Based on the study’s findings, the communities with the highest levels of food insecurity also had the highest HIV prevalence. The significant association between food support and lower risk of HIV suggests that providing direct and targeted food support to women with severe food insecurity, especially amid extreme climatic events, could reduce HIV transmission. These findings also illuminate the constraints underlying poverty, including gender equity, underscoring the value of including women as change agents who can assist in understanding how to best use social assistance.
“We as a society need to assist vulnerable populations to improve their food production,” said Sam Biraro, MBChB, PhD, ICAP country representative in Uganda and an author of the study. “This will not only address the risk for HIV infection but improve people’s wellbeing more generally. Efforts must be increased to protect the environment and help to avoid extreme and unpredictable weather in order to improve food production.”
Sub-Saharan Africa’s gross domestic product is heavily dependent on weather sensitive activities – including agriculture, herding, and fishing – making the region incredibly vulnerable to climate change. Given that 20 percent of the population in sub-Saharan Africa is already undernourished, the findings of this study have serious implications for efforts to achieve or maintain global HIV epidemic control.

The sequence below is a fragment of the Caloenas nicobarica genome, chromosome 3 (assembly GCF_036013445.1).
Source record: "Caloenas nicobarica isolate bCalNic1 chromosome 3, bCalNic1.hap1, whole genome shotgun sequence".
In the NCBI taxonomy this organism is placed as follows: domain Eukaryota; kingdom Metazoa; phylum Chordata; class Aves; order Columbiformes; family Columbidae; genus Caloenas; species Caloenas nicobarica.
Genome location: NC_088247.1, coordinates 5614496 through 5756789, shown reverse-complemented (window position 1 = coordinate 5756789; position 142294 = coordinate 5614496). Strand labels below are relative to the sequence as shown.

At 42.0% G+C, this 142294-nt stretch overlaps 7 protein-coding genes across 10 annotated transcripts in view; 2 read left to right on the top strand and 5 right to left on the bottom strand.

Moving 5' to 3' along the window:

“We must look at the factors of climate change, food insecurity, and health as related, interconnected, and cyclical,” added Biraro. “Environmental destruction and concomitant climate change results in sub-optimal food production, which in turn, results in poor health outcomes and poverty. We must not address these issues in silos but consider food support and other support as important contributions to improving human health in the long-term, especially among women with elevated risk for HIV. This study gives us and others important context to the future of addressing HIV in the most-affected countries.”
The PHIA project is an effort is led by the Ministry of Health in each participating country and funded by the U.S. President’s Emergency Plan for AIDS Relief (PEPFAR) through the U.S. Centers for Disease Control and Prevention (CDC) with technical support from ICAP.